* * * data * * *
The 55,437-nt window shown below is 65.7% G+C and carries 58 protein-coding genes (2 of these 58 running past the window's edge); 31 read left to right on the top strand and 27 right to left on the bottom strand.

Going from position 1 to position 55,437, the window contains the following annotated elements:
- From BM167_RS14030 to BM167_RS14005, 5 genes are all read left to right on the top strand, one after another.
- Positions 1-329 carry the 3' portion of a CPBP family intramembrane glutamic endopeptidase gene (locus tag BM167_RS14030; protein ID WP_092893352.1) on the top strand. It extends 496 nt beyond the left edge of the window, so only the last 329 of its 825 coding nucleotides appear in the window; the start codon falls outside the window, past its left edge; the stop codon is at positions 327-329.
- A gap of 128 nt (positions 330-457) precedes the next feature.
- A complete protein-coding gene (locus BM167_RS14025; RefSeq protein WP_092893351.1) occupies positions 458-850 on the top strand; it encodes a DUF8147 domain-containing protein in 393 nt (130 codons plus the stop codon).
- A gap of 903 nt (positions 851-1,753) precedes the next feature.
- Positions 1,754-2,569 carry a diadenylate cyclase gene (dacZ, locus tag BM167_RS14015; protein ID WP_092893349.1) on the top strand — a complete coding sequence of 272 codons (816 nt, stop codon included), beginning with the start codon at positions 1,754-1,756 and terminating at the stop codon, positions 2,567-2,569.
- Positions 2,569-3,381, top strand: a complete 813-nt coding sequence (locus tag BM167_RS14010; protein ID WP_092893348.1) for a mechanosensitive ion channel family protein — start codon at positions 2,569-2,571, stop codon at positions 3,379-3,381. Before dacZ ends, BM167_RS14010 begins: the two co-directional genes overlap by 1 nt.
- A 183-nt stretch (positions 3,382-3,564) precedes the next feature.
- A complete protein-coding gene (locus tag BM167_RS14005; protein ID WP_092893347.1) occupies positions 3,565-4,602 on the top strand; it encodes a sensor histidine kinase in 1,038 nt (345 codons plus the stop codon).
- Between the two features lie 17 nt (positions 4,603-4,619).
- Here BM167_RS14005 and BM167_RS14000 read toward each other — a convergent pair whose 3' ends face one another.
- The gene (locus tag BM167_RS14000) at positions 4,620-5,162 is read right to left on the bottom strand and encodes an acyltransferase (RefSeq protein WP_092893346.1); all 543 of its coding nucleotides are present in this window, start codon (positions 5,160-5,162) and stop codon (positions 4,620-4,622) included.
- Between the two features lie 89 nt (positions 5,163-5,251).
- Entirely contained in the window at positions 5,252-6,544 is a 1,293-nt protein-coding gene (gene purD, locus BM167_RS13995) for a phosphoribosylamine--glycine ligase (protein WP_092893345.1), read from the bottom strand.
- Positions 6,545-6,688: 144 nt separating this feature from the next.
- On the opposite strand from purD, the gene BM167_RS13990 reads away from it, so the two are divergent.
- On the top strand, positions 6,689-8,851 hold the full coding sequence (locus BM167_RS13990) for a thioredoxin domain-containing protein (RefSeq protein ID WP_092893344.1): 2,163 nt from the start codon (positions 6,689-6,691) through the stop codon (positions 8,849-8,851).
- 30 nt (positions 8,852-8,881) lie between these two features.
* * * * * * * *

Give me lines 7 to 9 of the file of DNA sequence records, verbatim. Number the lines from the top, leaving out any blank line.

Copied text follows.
- A gap of 903 nt (positions 851-1,753) precedes the next feature.
- Positions 1,754-2,569 carry a diadenylate cyclase gene (dacZ, locus tag BM167_RS14015; protein ID WP_092893349.1) on the top strand — a complete coding sequence of 272 codons (816 nt, stop codon included), beginning with the start codon at positions 1,754-1,756 and terminating at the stop codon, positions 2,567-2,569.
- Positions 2,569-3,381, top strand: a complete 813-nt coding sequence (locus tag BM167_RS14010; protein ID WP_092893348.1) for a mechanosensitive ion channel family protein — start codon at positions 2,569-2,571, stop codon at positions 3,379-3,381. Before dacZ ends, BM167_RS14010 begins: the two co-directional genes overlap by 1 nt.